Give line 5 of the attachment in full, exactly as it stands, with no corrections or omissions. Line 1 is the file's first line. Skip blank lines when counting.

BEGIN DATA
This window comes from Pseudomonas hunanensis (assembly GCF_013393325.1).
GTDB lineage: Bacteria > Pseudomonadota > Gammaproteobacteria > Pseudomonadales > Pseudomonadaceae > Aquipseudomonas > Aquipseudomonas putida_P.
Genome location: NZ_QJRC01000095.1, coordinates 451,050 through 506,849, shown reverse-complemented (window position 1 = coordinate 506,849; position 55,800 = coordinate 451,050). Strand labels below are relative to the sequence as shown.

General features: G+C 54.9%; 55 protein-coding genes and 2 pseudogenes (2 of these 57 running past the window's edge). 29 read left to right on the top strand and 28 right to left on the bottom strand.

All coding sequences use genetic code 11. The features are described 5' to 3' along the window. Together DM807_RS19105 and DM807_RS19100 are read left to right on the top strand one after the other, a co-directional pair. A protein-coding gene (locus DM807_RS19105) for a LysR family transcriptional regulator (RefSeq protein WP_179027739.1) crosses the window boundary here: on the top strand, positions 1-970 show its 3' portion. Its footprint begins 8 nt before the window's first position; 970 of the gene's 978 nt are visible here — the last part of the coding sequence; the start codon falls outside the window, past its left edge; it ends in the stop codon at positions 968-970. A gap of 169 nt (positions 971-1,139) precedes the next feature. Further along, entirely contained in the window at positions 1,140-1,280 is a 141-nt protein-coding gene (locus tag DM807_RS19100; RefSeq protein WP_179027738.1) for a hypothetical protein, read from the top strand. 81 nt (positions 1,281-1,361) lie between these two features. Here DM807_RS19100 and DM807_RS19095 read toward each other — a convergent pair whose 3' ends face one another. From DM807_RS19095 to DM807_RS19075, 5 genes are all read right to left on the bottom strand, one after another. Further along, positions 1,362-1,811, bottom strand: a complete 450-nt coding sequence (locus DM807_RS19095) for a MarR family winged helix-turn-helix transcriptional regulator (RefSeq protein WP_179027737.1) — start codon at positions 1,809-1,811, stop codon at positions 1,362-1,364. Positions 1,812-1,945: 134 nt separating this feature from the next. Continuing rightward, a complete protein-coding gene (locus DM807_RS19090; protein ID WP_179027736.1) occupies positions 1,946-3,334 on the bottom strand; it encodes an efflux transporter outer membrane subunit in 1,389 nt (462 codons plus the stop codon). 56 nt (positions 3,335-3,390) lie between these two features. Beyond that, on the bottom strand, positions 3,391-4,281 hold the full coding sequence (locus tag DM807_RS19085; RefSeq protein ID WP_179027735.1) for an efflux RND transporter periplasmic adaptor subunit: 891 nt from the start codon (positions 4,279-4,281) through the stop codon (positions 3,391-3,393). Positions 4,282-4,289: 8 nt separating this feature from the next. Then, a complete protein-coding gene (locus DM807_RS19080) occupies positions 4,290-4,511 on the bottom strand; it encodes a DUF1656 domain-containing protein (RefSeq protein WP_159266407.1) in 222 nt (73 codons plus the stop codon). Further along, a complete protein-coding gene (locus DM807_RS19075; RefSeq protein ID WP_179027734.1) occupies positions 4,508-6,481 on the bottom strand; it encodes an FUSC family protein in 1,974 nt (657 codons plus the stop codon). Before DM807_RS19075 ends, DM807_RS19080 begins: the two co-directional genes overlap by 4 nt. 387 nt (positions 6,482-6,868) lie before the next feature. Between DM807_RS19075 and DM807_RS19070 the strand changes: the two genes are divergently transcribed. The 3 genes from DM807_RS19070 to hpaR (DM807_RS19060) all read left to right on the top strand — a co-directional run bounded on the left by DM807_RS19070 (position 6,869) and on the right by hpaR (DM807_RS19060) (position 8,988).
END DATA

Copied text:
All coding sequences use genetic code 11. The features are described 5' to 3' along the window. Together DM807_RS19105 and DM807_RS19100 are read left to right on the top strand one after the other, a co-directional pair. A protein-coding gene (locus DM807_RS19105) for a LysR family transcriptional regulator (RefSeq protein WP_179027739.1) crosses the window boundary here: on the top strand, positions 1-970 show its 3' portion. Its footprint begins 8 nt before the window's first position; 970 of the gene's 978 nt are visible here — the last part of the coding sequence; the start codon falls outside the window, past its left edge; it ends in the stop codon at positions 968-970. A gap of 169 nt (positions 971-1,139) precedes the next feature. Further along, entirely contained in the window at positions 1,140-1,280 is a 141-nt protein-coding gene (locus tag DM807_RS19100; RefSeq protein WP_179027738.1) for a hypothetical protein, read from the top strand. 81 nt (positions 1,281-1,361) lie between these two features. Here DM807_RS19100 and DM807_RS19095 read toward each other — a convergent pair whose 3' ends face one another. From DM807_RS19095 to DM807_RS19075, 5 genes are all read right to left on the bottom strand, one after another. Further along, positions 1,362-1,811, bottom strand: a complete 450-nt coding sequence (locus DM807_RS19095) for a MarR family winged helix-turn-helix transcriptional regulator (RefSeq protein WP_179027737.1) — start codon at positions 1,809-1,811, stop codon at positions 1,362-1,364. Positions 1,812-1,945: 134 nt separating this feature from the next. Continuing rightward, a complete protein-coding gene (locus DM807_RS19090; protein ID WP_179027736.1) occupies positions 1,946-3,334 on the bottom strand; it encodes an efflux transporter outer membrane subunit in 1,389 nt (462 codons plus the stop codon). 56 nt (positions 3,335-3,390) lie between these two features. Beyond that, on the bottom strand, positions 3,391-4,281 hold the full coding sequence (locus tag DM807_RS19085; RefSeq protein ID WP_179027735.1) for an efflux RND transporter periplasmic adaptor subunit: 891 nt from the start codon (positions 4,279-4,281) through the stop codon (positions 3,391-3,393). Positions 4,282-4,289: 8 nt separating this feature from the next. Then, a complete protein-coding gene (locus DM807_RS19080) occupies positions 4,290-4,511 on the bottom strand; it encodes a DUF1656 domain-containing protein (RefSeq protein WP_159266407.1) in 222 nt (73 codons plus the stop codon). Further along, a complete protein-coding gene (locus DM807_RS19075; RefSeq protein ID WP_179027734.1) occupies positions 4,508-6,481 on the bottom strand; it encodes an FUSC family protein in 1,974 nt (657 codons plus the stop codon). Before DM807_RS19075 ends, DM807_RS19080 begins: the two co-directional genes overlap by 4 nt. 387 nt (positions 6,482-6,868) lie before the next feature. Between DM807_RS19075 and DM807_RS19070 the strand changes: the two genes are divergently transcribed. The 3 genes from DM807_RS19070 to hpaR (DM807_RS19060) all read left to right on the top strand — a co-directional run bounded on the left by DM807_RS19070 (position 6,869) and on the right by hpaR (DM807_RS19060) (position 8,988).